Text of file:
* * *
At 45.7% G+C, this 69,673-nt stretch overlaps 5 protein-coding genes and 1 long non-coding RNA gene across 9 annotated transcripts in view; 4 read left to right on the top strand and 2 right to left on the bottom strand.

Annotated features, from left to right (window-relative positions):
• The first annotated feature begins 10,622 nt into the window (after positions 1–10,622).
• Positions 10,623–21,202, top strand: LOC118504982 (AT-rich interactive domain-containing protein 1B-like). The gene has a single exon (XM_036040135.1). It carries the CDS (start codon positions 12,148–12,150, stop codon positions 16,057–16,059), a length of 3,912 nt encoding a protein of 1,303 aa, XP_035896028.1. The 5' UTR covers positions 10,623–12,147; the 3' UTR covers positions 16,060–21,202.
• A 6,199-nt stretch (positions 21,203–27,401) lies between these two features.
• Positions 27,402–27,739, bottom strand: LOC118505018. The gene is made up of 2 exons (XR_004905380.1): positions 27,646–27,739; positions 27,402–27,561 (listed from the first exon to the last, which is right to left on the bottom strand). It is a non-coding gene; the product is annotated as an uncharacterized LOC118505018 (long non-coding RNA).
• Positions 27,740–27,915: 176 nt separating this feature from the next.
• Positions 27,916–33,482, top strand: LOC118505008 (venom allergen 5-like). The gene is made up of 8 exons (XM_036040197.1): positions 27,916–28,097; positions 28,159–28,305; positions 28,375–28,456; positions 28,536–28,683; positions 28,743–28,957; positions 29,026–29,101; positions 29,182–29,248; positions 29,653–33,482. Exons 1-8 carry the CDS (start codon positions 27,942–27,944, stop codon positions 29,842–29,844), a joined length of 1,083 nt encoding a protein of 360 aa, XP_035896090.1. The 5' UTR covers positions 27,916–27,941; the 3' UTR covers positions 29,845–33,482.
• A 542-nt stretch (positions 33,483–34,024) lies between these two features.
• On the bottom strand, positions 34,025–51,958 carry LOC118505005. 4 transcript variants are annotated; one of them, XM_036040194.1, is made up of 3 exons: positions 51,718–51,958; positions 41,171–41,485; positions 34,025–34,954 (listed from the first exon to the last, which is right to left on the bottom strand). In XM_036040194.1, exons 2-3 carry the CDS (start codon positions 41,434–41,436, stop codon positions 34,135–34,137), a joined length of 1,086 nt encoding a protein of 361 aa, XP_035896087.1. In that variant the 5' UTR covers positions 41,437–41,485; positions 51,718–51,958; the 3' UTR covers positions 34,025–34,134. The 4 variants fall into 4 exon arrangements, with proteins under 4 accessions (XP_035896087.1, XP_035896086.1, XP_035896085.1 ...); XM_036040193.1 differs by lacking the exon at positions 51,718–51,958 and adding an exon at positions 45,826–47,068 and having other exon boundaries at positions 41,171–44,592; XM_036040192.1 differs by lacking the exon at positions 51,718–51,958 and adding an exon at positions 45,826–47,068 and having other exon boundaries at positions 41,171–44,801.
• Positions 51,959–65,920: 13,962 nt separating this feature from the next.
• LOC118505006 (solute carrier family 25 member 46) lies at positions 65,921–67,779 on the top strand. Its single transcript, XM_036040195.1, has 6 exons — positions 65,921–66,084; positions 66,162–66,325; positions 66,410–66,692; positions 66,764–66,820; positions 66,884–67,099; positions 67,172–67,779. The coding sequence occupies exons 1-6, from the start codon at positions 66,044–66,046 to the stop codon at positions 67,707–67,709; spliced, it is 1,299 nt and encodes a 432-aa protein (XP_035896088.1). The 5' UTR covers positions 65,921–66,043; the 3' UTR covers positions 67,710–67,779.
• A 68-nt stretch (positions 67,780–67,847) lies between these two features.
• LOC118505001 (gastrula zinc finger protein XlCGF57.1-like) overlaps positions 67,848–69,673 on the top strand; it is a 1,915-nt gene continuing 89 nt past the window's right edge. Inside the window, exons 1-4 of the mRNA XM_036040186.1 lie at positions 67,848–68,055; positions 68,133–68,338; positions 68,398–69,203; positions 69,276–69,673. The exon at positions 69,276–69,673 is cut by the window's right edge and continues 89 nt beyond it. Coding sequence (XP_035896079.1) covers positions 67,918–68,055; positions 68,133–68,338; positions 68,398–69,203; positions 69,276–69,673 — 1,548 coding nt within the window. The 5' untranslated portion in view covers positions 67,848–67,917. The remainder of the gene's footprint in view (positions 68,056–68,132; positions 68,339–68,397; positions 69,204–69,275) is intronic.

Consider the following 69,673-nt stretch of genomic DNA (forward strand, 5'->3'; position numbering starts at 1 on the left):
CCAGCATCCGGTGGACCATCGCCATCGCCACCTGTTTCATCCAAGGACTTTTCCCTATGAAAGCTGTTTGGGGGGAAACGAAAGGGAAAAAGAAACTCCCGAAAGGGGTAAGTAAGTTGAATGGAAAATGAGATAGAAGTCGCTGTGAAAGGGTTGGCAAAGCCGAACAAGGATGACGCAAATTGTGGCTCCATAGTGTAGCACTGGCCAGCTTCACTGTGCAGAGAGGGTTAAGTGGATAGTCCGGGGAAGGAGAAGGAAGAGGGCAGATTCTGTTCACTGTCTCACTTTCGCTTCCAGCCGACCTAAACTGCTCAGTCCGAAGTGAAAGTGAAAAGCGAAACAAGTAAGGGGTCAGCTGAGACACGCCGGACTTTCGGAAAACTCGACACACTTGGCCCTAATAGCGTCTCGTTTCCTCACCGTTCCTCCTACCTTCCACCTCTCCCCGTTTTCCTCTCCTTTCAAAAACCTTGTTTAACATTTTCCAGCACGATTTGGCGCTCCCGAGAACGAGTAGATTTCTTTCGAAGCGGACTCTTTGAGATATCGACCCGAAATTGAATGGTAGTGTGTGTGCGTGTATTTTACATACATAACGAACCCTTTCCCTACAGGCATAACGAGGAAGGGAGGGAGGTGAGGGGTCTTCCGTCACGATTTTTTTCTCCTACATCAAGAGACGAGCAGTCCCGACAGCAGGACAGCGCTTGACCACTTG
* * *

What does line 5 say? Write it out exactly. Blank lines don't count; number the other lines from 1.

• A 6,199-nt stretch (positions 21,203–27,401) lies between these two features.